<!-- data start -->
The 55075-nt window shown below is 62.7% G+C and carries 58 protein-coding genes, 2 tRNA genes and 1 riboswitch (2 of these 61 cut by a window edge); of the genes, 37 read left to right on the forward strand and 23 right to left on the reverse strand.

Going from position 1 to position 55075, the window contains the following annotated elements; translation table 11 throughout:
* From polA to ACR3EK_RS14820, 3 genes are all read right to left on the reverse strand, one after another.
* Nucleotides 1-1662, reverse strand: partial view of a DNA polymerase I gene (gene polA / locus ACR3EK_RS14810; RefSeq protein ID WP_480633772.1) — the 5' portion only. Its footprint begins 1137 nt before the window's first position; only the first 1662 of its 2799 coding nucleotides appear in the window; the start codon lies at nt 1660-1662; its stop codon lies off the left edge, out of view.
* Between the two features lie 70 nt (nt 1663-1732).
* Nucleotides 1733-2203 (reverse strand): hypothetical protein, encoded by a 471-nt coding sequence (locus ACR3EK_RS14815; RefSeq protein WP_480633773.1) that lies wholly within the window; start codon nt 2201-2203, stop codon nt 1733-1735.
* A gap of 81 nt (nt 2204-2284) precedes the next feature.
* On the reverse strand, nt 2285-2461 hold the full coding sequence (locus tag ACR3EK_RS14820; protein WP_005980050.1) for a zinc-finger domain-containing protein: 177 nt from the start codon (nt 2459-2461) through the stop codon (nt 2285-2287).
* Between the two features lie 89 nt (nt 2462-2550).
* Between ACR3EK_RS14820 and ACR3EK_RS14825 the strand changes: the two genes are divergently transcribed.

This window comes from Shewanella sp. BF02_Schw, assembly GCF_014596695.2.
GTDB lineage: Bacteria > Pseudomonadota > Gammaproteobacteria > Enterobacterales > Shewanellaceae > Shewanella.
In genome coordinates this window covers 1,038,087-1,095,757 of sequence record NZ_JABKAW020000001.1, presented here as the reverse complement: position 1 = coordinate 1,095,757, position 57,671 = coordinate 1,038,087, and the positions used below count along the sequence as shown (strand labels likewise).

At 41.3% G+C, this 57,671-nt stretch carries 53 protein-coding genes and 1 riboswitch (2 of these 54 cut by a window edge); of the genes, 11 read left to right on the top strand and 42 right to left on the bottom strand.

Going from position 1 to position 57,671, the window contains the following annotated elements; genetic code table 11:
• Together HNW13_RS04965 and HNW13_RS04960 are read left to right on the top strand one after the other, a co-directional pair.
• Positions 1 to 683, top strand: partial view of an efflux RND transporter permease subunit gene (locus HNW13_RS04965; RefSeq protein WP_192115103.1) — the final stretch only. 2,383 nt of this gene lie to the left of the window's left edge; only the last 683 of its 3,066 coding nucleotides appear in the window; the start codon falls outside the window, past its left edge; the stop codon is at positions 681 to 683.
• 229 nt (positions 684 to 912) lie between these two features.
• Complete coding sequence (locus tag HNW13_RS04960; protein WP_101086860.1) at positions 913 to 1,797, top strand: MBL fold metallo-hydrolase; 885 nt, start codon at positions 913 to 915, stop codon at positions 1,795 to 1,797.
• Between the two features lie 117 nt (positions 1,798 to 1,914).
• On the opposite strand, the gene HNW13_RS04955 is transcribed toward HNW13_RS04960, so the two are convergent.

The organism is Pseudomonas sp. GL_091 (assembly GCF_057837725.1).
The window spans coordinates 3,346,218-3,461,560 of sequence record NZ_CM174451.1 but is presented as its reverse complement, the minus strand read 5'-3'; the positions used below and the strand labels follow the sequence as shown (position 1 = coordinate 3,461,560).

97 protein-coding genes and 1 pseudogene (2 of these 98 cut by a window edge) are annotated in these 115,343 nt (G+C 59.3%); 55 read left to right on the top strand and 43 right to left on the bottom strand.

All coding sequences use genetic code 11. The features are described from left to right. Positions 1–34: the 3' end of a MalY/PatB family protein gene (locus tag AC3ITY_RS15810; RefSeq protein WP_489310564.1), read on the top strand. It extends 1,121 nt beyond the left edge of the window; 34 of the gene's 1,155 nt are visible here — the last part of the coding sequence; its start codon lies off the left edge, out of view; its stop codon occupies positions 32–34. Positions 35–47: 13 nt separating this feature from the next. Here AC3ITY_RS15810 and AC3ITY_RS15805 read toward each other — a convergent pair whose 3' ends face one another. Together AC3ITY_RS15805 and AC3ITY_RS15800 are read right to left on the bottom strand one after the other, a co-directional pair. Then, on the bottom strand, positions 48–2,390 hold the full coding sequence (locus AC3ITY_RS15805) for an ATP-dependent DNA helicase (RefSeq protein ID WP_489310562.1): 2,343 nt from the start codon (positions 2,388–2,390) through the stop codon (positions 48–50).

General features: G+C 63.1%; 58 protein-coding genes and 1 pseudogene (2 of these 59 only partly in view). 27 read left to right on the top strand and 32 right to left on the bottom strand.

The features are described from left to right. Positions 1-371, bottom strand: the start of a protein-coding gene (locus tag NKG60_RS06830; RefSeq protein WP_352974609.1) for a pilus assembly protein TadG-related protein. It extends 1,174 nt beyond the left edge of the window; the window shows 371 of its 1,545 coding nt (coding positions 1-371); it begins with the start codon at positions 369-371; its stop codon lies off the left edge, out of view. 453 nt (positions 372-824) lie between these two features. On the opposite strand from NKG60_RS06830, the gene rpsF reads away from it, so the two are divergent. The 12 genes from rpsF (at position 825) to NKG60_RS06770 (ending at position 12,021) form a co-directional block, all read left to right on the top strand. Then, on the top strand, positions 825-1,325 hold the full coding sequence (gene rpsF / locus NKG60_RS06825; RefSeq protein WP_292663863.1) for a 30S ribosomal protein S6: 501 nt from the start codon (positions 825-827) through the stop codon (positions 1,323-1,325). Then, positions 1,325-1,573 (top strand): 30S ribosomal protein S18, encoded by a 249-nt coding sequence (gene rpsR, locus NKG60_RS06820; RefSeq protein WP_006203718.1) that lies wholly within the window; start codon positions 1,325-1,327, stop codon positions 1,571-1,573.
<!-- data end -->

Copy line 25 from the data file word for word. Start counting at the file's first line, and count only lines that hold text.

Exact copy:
All coding sequences use genetic code 11. The features are described from left to right. Positions 1–34: the 3' end of a MalY/PatB family protein gene (locus tag AC3ITY_RS15810; RefSeq protein WP_489310564.1), read on the top strand. It extends 1,121 nt beyond the left edge of the window; 34 of the gene's 1,155 nt are visible here — the last part of the coding sequence; its start codon lies off the left edge, out of view; its stop codon occupies positions 32–34. Positions 35–47: 13 nt separating this feature from the next. Here AC3ITY_RS15810 and AC3ITY_RS15805 read toward each other — a convergent pair whose 3' ends face one another. Together AC3ITY_RS15805 and AC3ITY_RS15800 are read right to left on the bottom strand one after the other, a co-directional pair. Then, on the bottom strand, positions 48–2,390 hold the full coding sequence (locus AC3ITY_RS15805) for an ATP-dependent DNA helicase (RefSeq protein ID WP_489310562.1): 2,343 nt from the start codon (positions 2,388–2,390) through the stop codon (positions 48–50).